Automation allows the ability to provide temperature control of ingredients in the tanks. However, it is still challenging for production facilities to control several tanks while meeting production goals.
Supervisory Control and Data Acquisition - SCADA
The last tier of the industrial automation hierarchy we will discuss is the supervisory level. This is one of the most powerful as it can bind both the operations and information systems.
“SCADA,” which stands for Supervisory Control and Data Acquisition, encompasses the entire facility or processes and not only at the control or field device level.
SCADA software is commonly installed on a server computer and is accessed by computers or clients within the same network.
A user can access pre-configured and customizable screens that allow control of components on the ground floor, such as valves, motors, actuators, etc.
SCADA systems can automate the data acquisition process by recording values from instrumentation or electronic sensors in the field. This function can be executed by linking the software to a PLC where the values are read and written.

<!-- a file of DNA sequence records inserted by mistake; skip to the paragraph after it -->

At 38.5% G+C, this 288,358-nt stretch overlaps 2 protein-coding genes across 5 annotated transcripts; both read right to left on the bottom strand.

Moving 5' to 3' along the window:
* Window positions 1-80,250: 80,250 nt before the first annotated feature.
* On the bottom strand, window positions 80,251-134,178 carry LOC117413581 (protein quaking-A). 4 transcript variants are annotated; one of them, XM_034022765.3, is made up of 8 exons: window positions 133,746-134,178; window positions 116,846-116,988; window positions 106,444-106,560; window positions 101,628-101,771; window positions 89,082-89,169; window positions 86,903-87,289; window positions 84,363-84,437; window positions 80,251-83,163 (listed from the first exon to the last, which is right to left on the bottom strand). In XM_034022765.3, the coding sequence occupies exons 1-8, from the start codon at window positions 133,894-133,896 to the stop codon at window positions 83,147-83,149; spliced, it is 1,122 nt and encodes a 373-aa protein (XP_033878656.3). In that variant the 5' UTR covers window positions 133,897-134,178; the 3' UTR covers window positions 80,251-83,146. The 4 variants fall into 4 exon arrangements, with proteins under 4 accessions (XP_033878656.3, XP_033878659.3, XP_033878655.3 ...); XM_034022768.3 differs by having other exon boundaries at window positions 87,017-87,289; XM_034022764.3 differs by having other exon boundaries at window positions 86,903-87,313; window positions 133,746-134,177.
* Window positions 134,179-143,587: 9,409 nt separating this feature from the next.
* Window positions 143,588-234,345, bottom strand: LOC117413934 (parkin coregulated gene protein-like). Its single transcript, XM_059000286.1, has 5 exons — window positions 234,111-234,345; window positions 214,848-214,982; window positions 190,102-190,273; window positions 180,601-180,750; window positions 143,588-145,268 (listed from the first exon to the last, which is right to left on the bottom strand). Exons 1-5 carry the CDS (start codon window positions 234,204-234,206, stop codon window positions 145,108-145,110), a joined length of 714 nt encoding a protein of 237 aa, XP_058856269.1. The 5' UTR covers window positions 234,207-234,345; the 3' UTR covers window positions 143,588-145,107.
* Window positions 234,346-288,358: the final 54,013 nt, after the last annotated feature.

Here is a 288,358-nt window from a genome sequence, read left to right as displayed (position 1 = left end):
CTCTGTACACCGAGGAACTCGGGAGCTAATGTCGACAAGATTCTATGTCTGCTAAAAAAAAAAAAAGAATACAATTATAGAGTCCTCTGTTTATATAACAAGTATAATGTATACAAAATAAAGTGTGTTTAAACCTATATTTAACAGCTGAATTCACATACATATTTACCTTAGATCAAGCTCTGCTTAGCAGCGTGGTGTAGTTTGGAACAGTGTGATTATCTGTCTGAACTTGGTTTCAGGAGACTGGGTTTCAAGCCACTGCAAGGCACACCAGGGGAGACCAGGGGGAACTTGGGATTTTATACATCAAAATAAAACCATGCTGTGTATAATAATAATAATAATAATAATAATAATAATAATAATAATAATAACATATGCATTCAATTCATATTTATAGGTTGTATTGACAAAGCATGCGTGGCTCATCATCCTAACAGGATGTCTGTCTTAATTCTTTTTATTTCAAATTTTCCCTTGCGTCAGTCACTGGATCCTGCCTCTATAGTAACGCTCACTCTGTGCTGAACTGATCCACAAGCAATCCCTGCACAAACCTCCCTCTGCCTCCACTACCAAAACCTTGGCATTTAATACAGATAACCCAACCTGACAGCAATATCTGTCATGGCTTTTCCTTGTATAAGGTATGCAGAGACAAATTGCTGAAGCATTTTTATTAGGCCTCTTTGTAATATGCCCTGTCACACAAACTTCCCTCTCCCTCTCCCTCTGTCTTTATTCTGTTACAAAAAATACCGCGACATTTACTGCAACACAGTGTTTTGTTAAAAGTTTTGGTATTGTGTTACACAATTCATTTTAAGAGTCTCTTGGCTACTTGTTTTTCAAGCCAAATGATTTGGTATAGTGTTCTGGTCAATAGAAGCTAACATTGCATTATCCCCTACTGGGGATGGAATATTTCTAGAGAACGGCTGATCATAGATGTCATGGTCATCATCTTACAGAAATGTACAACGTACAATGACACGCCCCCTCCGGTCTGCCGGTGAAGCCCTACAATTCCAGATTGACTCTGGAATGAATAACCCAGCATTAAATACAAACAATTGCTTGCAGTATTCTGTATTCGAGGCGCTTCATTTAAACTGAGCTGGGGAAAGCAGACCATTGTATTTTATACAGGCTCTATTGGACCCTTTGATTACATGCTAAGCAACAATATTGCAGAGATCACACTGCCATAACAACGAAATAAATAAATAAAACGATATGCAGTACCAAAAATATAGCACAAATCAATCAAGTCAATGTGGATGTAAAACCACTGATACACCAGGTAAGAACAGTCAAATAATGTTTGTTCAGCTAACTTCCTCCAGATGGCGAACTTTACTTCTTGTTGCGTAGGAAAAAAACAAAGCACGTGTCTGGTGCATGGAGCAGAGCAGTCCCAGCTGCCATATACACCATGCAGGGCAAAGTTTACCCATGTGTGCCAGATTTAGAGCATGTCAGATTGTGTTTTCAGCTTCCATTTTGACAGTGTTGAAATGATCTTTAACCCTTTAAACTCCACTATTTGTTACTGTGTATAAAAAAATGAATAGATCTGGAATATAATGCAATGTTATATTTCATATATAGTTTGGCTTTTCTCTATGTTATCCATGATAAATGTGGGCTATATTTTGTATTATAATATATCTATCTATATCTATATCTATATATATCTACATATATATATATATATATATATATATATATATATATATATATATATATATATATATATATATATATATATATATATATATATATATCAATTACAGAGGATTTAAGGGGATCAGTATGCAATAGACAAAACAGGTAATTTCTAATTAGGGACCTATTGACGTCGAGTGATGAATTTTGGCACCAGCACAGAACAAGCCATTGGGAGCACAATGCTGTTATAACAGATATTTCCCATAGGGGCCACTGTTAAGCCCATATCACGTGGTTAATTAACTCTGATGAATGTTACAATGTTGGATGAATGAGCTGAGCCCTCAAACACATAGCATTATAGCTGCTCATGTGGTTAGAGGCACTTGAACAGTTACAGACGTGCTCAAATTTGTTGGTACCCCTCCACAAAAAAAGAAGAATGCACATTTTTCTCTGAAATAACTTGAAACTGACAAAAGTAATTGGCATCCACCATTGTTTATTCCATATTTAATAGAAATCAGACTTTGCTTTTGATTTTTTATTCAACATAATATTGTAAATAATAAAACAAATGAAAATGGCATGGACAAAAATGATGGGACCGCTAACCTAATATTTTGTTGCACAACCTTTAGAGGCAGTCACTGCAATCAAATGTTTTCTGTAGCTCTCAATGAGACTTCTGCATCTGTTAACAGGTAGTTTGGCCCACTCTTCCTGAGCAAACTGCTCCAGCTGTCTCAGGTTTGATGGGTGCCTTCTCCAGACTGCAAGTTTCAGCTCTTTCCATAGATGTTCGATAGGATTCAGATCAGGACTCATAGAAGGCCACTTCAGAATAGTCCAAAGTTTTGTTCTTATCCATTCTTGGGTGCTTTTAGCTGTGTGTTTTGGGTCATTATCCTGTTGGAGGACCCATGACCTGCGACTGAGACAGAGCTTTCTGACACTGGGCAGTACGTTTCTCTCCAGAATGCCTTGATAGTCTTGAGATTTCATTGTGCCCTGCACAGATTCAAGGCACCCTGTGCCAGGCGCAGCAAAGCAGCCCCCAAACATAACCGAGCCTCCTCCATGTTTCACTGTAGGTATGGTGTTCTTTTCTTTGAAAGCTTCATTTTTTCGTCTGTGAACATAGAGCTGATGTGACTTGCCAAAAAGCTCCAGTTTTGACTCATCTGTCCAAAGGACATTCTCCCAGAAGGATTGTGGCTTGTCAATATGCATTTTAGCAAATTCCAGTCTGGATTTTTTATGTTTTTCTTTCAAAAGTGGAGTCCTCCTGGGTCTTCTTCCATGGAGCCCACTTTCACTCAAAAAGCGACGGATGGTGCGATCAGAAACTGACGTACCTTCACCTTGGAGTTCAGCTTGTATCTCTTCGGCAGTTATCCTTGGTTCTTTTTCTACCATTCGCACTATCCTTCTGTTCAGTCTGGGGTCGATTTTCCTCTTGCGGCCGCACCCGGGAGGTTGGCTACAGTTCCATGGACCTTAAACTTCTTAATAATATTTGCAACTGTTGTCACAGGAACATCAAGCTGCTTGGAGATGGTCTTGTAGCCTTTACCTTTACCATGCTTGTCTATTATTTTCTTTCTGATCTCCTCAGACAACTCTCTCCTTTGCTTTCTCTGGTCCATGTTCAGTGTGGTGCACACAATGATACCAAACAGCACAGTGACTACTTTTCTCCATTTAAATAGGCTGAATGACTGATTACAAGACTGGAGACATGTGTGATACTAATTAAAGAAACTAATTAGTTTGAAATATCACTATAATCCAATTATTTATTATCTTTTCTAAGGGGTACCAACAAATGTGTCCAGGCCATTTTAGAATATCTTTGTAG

Once a change in values is detected, information is passed into a database on the server and stored for retrieval at any time.
Historically data was recorded manually by an operator, on software, or by paper. SCADA systems can run reports to track downtime and equipment efficiencies to increase productivity.
The automated process of storing and retrieving data allows for greater visibility of equipment efficiency. In addition, machine learning capabilities are on the rise and further push the automated plant to become more and more productive.
Industrial automation is proving to be much more reliable and robust. As a result, it increases productivity while minimizing employee intervention.
The process can run more efficiently with the correlation between the field devices, control devices, and supervisory functions.
For more information, please check the post What is SCADA?